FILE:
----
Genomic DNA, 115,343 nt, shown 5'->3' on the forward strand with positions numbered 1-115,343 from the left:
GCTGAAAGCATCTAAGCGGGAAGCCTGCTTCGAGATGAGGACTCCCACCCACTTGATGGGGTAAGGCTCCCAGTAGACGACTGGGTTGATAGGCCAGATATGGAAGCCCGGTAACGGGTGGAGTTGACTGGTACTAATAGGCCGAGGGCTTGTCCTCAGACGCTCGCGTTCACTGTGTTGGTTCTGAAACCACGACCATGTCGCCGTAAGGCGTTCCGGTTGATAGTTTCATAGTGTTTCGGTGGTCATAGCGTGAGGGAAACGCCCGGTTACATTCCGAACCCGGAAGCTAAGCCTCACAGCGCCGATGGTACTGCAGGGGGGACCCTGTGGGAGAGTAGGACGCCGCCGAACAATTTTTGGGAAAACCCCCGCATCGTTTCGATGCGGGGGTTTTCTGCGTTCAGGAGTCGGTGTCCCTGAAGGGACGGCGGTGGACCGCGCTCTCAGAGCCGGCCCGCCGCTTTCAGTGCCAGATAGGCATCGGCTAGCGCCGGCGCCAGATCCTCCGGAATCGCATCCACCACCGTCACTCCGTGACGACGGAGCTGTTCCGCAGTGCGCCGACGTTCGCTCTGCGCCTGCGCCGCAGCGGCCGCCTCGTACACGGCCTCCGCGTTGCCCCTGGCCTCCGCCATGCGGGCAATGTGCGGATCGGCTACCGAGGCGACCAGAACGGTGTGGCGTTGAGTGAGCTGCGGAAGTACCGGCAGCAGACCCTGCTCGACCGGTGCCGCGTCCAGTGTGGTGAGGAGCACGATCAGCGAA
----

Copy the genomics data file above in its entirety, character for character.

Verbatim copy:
Genomic DNA, 115,343 nt, shown 5'->3' on the forward strand with positions numbered 1-115,343 from the left:
GCTGAAAGCATCTAAGCGGGAAGCCTGCTTCGAGATGAGGACTCCCACCCACTTGATGGGGTAAGGCTCCCAGTAGACGACTGGGTTGATAGGCCAGATATGGAAGCCCGGTAACGGGTGGAGTTGACTGGTACTAATAGGCCGAGGGCTTGTCCTCAGACGCTCGCGTTCACTGTGTTGGTTCTGAAACCACGACCATGTCGCCGTAAGGCGTTCCGGTTGATAGTTTCATAGTGTTTCGGTGGTCATAGCGTGAGGGAAACGCCCGGTTACATTCCGAACCCGGAAGCTAAGCCTCACAGCGCCGATGGTACTGCAGGGGGGACCCTGTGGGAGAGTAGGACGCCGCCGAACAATTTTTGGGAAAACCCCCGCATCGTTTCGATGCGGGGGTTTTCTGCGTTCAGGAGTCGGTGTCCCTGAAGGGACGGCGGTGGACCGCGCTCTCAGAGCCGGCCCGCCGCTTTCAGTGCCAGATAGGCATCGGCTAGCGCCGGCGCCAGATCCTCCGGAATCGCATCCACCACCGTCACTCCGTGACGACGGAGCTGTTCCGCAGTGCGCCGACGTTCGCTCTGCGCCTGCGCCGCAGCGGCCGCCTCGTACACGGCCTCCGCGTTGCCCCTGGCCTCCGCCATGCGGGCAATGTGCGGATCGGCTACCGAGGCGACCAGAACGGTGTGGCGTTGAGTGAGCTGCGGAAGTACCGGCAGCAGACCCTGCTCGACCGGTGCCGCGTCCAGTGTGGTGAGGAGCACGATCAGCGAA